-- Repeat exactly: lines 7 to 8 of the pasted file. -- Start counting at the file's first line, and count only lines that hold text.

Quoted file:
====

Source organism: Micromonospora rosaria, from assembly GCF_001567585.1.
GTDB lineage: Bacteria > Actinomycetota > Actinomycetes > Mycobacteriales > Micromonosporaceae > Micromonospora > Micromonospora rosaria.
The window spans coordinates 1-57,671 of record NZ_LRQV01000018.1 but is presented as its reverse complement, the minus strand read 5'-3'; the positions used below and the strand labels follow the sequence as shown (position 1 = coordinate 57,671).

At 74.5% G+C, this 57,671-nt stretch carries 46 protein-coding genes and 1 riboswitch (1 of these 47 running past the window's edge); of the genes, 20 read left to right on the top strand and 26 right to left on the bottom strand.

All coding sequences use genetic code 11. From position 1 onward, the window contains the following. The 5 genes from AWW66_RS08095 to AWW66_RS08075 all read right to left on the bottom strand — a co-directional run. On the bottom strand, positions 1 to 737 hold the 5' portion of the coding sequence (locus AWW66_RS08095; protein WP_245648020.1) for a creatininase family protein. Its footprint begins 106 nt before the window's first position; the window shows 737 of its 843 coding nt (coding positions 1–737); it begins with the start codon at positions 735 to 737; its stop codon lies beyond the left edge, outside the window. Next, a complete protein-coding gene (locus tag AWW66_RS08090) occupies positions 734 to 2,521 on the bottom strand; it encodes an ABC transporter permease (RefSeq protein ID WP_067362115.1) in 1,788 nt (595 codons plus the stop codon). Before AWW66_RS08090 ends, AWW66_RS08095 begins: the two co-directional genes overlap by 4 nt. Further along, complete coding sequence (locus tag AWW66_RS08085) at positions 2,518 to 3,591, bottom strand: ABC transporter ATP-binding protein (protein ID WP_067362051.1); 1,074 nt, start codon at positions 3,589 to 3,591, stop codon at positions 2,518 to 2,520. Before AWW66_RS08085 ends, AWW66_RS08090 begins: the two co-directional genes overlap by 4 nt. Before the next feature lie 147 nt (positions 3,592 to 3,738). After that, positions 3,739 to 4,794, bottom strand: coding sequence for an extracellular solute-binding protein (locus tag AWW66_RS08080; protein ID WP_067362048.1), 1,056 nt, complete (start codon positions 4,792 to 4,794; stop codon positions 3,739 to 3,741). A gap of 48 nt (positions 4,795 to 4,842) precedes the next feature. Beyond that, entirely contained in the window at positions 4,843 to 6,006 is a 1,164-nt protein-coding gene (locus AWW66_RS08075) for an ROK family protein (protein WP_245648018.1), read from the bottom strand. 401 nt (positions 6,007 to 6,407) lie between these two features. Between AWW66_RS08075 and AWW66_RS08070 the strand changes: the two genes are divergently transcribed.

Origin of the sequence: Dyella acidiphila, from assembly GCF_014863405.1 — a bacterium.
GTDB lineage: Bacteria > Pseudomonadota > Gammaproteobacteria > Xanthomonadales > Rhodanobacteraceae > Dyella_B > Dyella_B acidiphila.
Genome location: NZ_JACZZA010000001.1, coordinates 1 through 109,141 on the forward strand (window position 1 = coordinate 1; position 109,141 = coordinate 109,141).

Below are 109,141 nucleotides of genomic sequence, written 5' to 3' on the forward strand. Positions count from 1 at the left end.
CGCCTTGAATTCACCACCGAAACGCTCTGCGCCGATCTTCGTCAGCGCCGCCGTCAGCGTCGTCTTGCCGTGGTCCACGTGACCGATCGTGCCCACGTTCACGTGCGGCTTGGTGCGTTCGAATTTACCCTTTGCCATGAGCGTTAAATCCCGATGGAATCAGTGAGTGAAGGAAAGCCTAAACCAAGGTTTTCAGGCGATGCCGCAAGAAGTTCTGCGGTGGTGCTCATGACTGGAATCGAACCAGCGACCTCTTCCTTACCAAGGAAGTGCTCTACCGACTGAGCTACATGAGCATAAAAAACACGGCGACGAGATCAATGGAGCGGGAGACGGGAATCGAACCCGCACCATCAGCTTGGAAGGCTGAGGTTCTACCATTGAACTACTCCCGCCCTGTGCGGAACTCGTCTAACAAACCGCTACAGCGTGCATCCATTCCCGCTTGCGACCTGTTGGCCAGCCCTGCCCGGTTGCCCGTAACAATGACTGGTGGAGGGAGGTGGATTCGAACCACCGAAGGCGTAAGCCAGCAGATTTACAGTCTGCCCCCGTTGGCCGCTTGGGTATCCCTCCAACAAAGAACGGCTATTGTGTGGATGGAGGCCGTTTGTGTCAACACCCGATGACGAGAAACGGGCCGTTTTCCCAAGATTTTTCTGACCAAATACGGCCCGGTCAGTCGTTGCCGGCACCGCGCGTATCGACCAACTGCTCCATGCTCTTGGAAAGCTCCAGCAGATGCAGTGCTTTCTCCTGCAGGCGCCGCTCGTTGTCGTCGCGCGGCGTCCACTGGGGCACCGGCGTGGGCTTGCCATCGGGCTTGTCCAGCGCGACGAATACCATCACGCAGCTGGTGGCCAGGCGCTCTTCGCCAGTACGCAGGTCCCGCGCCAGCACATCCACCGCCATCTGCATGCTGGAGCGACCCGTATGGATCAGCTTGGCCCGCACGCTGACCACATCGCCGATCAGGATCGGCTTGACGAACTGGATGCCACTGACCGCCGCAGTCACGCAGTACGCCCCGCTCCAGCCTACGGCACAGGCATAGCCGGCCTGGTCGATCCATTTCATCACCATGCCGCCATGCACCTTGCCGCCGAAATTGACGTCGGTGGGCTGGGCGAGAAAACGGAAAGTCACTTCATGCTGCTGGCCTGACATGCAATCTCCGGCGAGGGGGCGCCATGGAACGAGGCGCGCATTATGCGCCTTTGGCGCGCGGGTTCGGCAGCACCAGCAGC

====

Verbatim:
GTDB lineage: Bacteria > Pseudomonadota > Gammaproteobacteria > Xanthomonadales > Rhodanobacteraceae > Dyella_B > Dyella_B acidiphila.
Genome location: NZ_JACZZA010000001.1, coordinates 1 through 109,141 on the forward strand (window position 1 = coordinate 1; position 109,141 = coordinate 109,141).